As you can probably tell by now, I absolutely love Terraria. I had so much fun with it in the past few months, and I will continue to have hours upon hours of more fun in the future. If sandbox/action/adventure/exploring games are your thing, you will definitely love Terraria. If you have not explored this genre yet, Terraria may make you fall in love with them. There is so many other topics I could talk about Terraria, but it is so complex that it would take me a long time to fully talk about. So I am going to end it here, saying that I highly recommend giving this game a try.
And that I am super excited for Terraria 2.
Everyone loves a good party, even the quiet kid who sits in the corner (who by the way is probably incredibly good at dancing) enjoy them. So this time I look at a person who only appeared in the Mario Parties: Koopa Kid.
The Koopa Kids came into existence in that period between the Koopalings and the introduction of Bowser Jr., but unlike those character, these ones are entirely dispensable, with the only difference between them being hair colour. But don't worry confusion soon sets in with these characters as soon as you bring up their relation to Bowser. In typical Nintendo backtracking and then forwardtracking again, these move from Bowser's henchmen, to children and then back to henchmen again, my best guess here is that he adopted them, before disowning them again when Bowser Jr. arrived. And disowned they basically were, as their last appearance was three years after Bowser's son(? Seriously who knows who is actually Bowser's offspring these days) debuted. And this yet again shows how dispensable they are as one character manages to do what three Koopa Kids were required to do beforehand, and that's attempt to ruin the party for Mario and co.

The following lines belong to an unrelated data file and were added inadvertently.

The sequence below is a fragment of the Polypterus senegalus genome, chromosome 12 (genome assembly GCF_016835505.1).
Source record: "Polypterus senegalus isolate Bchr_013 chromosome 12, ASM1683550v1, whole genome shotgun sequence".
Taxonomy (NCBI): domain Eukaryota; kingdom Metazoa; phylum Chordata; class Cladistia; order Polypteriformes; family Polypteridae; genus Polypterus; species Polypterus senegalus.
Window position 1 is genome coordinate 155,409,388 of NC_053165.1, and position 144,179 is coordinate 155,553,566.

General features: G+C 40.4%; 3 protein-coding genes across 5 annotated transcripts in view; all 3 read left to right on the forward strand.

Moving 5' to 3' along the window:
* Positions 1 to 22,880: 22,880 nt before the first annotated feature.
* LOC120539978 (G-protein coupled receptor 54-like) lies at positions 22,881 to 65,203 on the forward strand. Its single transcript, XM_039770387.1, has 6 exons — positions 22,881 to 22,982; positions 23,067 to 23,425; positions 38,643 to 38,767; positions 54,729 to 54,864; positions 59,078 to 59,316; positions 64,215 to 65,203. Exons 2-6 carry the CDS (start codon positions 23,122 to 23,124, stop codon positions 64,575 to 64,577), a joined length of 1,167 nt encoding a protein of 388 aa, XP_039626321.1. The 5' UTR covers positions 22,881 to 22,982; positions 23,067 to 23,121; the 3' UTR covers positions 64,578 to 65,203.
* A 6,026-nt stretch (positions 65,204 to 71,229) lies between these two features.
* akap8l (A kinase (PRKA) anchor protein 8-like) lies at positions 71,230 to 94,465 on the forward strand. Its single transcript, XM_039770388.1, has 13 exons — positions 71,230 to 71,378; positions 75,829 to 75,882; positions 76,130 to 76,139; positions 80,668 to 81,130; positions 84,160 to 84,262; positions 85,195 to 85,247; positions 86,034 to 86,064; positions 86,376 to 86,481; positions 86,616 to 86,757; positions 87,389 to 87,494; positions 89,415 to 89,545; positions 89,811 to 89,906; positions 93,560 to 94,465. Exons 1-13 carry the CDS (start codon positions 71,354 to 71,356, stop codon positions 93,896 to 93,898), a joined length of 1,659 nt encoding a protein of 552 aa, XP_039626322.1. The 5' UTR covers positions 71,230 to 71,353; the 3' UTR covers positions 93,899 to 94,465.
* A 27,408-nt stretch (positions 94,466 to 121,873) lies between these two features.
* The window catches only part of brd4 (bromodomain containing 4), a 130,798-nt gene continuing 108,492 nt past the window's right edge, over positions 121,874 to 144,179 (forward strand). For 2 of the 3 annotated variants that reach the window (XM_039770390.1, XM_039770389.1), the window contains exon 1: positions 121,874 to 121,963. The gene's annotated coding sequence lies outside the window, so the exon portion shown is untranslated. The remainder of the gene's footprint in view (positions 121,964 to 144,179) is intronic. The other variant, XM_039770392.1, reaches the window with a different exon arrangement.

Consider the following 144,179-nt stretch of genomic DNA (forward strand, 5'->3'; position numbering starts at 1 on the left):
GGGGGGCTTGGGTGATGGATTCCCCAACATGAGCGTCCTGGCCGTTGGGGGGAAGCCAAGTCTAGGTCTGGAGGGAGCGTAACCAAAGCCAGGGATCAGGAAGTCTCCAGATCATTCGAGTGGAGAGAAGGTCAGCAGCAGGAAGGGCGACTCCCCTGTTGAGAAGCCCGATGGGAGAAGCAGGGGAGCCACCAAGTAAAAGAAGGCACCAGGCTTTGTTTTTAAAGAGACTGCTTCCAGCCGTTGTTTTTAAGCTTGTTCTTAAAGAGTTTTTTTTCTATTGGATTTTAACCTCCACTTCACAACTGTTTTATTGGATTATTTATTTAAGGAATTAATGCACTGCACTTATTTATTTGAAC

As per the norm with Mario characters, both in the main series and the spin-offs, the Koopa Kids are just blank slates when it comes to characterisation, all there is is him being a general dick toward Mario and co, a role that Bowser already fulfils pretty well within the Mario Party series. The creation of these characters was actually completely unnecessary. And they only do the bog-standard stuff as well, it's not like the Koopa Kids have unique things tied to them, and even if he does they're just watered-down versions of what Bowser already does.
The Koopa Kids are just another example of a poorly thought out character that had the potential to be something, they could have had unique things, but only generic spaces and item shops is what they got. And I'm just left disappointed with another Mario character that I thought was alright until I turned a critical eye on it.
Meta Knight's Boss Battle Reviews
Captain America: Civil War. I would be lying if I said I wasn't hyped too, so I'm going to go back to take a look at a game I used to play back when I was a kid, Spider-Man (2000). This game was for the Playstation 1, Nintendo 64, Sega Dreamcast, and Windows computers. I love this game, because there's plenty of humorous moments with all your favorite characters such as Venom, Mysterio, and even characters like Daredevil and the Human Torch. How does the final boss hold up though? The very final level is titled Spidey VS. Monster Ock. Despite what that says, it's not really a fight at all. It's an escape sequence. That being said, this segment gives a bit of an adrenaline rush. When I was a kid, this thing was scary, and rightfully so. The player has to run through the corridors to avoid their demise, in hopes to make it to the surface of the subterranean chamber.